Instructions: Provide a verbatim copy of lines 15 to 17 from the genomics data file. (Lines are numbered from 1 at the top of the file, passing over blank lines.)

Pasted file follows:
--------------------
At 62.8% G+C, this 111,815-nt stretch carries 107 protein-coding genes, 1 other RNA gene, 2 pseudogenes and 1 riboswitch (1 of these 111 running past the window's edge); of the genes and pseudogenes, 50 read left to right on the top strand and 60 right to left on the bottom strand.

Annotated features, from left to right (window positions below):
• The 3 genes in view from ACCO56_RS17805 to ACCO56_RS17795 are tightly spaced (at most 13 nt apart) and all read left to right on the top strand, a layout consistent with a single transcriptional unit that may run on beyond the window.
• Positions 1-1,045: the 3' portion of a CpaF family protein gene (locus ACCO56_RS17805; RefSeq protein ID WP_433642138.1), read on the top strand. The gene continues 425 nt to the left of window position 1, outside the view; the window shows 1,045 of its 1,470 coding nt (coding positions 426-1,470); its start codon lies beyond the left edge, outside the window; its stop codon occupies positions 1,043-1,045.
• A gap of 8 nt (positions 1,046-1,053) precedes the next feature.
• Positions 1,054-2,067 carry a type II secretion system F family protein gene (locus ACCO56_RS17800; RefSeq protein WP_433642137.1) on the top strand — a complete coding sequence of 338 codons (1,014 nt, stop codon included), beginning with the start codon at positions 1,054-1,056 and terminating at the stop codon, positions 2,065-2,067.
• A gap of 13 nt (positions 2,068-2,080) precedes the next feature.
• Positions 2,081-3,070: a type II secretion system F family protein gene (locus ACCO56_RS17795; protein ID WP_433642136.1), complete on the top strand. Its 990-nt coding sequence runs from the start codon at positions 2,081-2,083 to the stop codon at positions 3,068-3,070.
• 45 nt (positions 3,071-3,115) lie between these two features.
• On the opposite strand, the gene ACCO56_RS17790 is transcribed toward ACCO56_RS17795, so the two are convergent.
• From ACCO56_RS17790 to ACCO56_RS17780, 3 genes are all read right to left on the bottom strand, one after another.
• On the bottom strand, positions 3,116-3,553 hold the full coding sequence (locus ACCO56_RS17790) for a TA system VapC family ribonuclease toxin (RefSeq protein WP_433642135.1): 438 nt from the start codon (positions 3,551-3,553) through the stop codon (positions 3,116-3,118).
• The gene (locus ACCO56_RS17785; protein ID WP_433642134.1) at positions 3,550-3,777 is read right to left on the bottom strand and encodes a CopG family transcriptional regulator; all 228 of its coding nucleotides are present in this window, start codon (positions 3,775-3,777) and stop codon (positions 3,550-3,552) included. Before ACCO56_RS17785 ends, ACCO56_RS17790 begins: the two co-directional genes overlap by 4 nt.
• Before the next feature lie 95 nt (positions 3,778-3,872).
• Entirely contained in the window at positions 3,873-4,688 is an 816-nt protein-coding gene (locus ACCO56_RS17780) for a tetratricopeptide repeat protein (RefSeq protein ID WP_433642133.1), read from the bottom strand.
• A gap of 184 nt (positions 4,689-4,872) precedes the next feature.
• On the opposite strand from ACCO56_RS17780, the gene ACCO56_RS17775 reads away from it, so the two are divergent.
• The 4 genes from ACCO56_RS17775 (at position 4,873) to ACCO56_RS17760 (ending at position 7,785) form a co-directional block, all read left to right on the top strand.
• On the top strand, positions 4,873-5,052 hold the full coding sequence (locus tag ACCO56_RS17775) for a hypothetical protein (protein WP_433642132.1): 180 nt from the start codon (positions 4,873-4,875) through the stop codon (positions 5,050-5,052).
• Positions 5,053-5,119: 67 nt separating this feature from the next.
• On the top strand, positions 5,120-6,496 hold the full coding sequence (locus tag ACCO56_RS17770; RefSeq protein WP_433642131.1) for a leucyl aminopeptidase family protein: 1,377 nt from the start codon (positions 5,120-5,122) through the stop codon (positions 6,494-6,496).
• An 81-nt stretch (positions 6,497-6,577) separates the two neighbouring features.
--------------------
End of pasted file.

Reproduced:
• Entirely contained in the window at positions 3,873-4,688 is an 816-nt protein-coding gene (locus ACCO56_RS17780) for a tetratricopeptide repeat protein (RefSeq protein ID WP_433642133.1), read from the bottom strand.
• A gap of 184 nt (positions 4,689-4,872) precedes the next feature.
• On the opposite strand from ACCO56_RS17780, the gene ACCO56_RS17775 reads away from it, so the two are divergent.